A commercial technology investigated during the EPA P2 Project, the TriRinse System, provides an equivalent three-stage rinse using only one tank, combining the benefits of immersion and spray rinsing. It works equally as well with either rack or barrel plating. Although variable, here is an example of when 10 gallons of water is used per rinse on a barrel line (see Exhibit [XX]):

  • The barrel is initially lowered into a partially filled rinse tank and rotated to improve dragout removal (1st rinse). An amount of water is then pumped out of the rinse tank, of which 10 gal. are sent to wastewater treatment (WWT) and the balance going to the holding tank. The water level in the rinse tank is now below the bottom of the barrel. The barrel, now out of solution, is rotated to improve drainage of rinse water.
  • The first of two fresh water sprays sends 5 gal. of fresh water into and over the barrel (2nd rinse). After the spray, the barrel is again rotated to improve drainage.
  • The second of two fresh water sprays then sends 5 gallons of fresh water into and over the barrel (3rd rinse). Thus, the 10 gallons of rinse water that were previously sent to WWT has been made up with two 5 gallon fresh water sprays. The barrel is again rotated.
  • The barrel is removed from the tank and the level of water in the rinse tank is raised to the correct height by sending water back from the holding tank. The system is ready for another cycle

With this example, only 10 gallons of fresh water were used. If the rinse was operated as a single stage immersion rinse, more than 10 times as much wastewater would have been generated to attain the same level of cleaning.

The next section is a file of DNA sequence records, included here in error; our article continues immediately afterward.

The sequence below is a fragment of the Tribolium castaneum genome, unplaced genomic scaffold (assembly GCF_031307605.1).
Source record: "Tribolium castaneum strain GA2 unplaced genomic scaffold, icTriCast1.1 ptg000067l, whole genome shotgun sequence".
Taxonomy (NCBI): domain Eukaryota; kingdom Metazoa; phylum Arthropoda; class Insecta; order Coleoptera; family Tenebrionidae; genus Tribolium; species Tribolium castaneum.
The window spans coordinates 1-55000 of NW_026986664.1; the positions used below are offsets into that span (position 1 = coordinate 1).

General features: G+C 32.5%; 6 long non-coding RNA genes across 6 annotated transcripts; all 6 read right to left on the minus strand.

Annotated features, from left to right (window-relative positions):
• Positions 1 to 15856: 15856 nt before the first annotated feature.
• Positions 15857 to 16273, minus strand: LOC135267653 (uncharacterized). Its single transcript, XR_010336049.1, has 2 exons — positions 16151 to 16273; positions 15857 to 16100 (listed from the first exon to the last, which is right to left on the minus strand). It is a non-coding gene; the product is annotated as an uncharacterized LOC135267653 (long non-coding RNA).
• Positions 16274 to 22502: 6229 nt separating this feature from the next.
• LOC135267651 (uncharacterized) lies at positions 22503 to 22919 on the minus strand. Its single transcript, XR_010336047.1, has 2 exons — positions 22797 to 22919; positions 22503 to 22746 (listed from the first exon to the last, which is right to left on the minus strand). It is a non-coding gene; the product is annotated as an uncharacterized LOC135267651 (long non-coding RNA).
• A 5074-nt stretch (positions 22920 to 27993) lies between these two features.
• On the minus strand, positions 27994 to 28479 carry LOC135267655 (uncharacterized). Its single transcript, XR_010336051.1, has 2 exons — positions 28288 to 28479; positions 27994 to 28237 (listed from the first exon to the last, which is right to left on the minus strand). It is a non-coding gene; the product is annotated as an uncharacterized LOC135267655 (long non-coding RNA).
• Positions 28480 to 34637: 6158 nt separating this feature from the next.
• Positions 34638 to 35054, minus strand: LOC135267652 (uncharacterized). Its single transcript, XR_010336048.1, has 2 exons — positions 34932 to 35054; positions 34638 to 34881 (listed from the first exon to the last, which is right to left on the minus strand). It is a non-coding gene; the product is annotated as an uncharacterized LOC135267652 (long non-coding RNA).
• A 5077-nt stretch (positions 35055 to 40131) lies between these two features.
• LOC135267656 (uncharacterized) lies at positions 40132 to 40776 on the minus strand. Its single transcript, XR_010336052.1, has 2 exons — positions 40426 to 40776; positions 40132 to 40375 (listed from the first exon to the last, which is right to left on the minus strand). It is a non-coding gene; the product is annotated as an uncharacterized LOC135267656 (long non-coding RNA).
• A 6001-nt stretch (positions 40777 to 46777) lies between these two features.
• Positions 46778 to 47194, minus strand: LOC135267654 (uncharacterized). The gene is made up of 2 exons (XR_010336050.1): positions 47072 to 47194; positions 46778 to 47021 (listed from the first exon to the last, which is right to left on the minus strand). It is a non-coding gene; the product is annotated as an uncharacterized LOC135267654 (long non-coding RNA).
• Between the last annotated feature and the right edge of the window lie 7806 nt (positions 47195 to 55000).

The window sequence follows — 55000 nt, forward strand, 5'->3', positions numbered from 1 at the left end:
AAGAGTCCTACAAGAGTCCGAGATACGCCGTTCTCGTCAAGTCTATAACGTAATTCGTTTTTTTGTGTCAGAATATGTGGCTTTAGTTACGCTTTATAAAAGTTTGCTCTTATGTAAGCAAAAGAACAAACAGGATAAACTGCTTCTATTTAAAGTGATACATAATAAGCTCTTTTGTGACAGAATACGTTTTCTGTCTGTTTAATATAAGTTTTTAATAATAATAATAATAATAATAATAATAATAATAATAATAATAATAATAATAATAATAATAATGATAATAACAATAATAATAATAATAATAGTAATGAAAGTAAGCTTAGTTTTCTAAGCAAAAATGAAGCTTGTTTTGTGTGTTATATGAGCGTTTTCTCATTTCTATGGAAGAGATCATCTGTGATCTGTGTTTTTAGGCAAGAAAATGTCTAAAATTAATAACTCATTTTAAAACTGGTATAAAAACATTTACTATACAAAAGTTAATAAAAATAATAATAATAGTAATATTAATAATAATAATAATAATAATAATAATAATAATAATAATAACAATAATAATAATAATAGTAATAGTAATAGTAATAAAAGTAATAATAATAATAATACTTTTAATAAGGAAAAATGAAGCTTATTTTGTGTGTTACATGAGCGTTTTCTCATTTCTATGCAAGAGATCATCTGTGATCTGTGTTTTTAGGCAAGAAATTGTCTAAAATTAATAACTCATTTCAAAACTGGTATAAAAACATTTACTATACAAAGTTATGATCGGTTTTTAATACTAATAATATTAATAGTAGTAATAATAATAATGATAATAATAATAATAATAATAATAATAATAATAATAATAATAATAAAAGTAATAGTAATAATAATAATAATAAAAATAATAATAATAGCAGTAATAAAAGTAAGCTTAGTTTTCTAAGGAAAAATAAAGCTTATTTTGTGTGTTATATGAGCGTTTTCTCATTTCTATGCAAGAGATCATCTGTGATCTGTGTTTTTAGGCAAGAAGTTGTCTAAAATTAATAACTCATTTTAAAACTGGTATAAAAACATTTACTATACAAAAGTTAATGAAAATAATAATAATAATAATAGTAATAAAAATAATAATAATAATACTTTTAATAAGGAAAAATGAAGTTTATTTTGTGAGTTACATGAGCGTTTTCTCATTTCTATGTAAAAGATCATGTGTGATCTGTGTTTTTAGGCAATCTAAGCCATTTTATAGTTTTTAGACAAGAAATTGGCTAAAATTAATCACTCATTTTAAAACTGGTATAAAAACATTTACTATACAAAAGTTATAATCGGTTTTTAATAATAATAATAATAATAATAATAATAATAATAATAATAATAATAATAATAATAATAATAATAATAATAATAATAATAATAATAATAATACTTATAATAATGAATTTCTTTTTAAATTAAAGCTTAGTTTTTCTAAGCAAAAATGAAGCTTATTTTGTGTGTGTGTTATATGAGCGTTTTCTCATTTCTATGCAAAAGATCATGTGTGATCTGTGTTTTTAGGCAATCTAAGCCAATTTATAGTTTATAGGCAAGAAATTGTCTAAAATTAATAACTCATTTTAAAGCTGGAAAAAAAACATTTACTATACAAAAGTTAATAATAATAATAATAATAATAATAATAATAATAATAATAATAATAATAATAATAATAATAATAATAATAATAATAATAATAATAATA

Eductors: Eductors are an alternative to air agitation for rinse tanks. However, they are generally more expensive to install and therefore used less frequently. Eductor systems are much more commonly used for plating bath agitation, where there are potential added benefits, such as improved plating efficiency, reduced consumption of brighteners, and reduced fumes generation.

An eductor consists of a nozzle that is tapered at the end, a flow-through chamber, and a diffuser. Its operation is based on the Venturi principle. When solution is pumped into the eductor nozzle, it exits at a higher velocity due to the tapered design (i.e., pressure is converted to velocity when the solution is forced through the restricted nozzle). As it passes into the flow-through chamber, the high velocity solution draws surrounding solution into the chamber. This additional solution flow mixes with the pumped solution and therefore multiplies its volume. Typically, the volume of solution existing the diffuser is 4 to 6 times greater than the nozzle inlet flow rate.